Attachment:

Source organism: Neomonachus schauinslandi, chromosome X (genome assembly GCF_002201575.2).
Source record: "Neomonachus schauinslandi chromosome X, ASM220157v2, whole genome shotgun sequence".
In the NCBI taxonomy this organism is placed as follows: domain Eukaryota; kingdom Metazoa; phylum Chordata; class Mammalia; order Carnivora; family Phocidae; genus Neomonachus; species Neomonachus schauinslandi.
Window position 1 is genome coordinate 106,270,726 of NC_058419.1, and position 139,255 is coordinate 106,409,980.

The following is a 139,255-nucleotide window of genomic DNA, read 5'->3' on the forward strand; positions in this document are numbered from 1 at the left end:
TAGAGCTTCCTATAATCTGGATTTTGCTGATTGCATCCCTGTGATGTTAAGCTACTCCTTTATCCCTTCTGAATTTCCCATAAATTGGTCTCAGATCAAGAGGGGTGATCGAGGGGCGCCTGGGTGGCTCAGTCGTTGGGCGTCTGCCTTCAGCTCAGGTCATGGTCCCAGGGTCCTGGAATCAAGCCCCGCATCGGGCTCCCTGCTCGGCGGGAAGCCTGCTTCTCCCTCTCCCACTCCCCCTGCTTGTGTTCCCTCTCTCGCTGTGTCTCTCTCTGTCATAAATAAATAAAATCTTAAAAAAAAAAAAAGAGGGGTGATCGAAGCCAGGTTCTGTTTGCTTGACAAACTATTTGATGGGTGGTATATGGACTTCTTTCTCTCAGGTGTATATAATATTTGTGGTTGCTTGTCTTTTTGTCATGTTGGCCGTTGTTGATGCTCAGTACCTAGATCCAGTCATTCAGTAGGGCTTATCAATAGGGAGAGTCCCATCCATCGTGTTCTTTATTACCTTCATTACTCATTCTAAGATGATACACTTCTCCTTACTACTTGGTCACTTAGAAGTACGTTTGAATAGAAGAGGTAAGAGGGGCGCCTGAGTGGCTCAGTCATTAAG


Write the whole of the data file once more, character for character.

Source organism: Neomonachus schauinslandi, chromosome X (genome assembly GCF_002201575.2).
Source record: "Neomonachus schauinslandi chromosome X, ASM220157v2, whole genome shotgun sequence".
In the NCBI taxonomy this organism is placed as follows: domain Eukaryota; kingdom Metazoa; phylum Chordata; class Mammalia; order Carnivora; family Phocidae; genus Neomonachus; species Neomonachus schauinslandi.
Window position 1 is genome coordinate 106,270,726 of NC_058419.1, and position 139,255 is coordinate 106,409,980.

The following is a 139,255-nucleotide window of genomic DNA, read 5'->3' on the forward strand; positions in this document are numbered from 1 at the left end:
TAGAGCTTCCTATAATCTGGATTTTGCTGATTGCATCCCTGTGATGTTAAGCTACTCCTTTATCCCTTCTGAATTTCCCATAAATTGGTCTCAGATCAAGAGGGGTGATCGAGGGGCGCCTGGGTGGCTCAGTCGTTGGGCGTCTGCCTTCAGCTCAGGTCATGGTCCCAGGGTCCTGGAATCAAGCCCCGCATCGGGCTCCCTGCTCGGCGGGAAGCCTGCTTCTCCCTCTCCCACTCCCCCTGCTTGTGTTCCCTCTCTCGCTGTGTCTCTCTCTGTCATAAATAAATAAAATCTTAAAAAAAAAAAAAGAGGGGTGATCGAAGCCAGGTTCTGTTTGCTTGACAAACTATTTGATGGGTGGTATATGGACTTCTTTCTCTCAGGTGTATATAATATTTGTGGTTGCTTGTCTTTTTGTCATGTTGGCCGTTGTTGATGCTCAGTACCTAGATCCAGTCATTCAGTAGGGCTTATCAATAGGGAGAGTCCCATCCATCGTGTTCTTTATTACCTTCATTACTCATTCTAAGATGATACACTTCTCCTTACTACTTGGTCACTTAGAAGTACGTTTGAATAGAAGAGGTAAGAGGGGCGCCTGAGTGGCTCAGTCATTAAG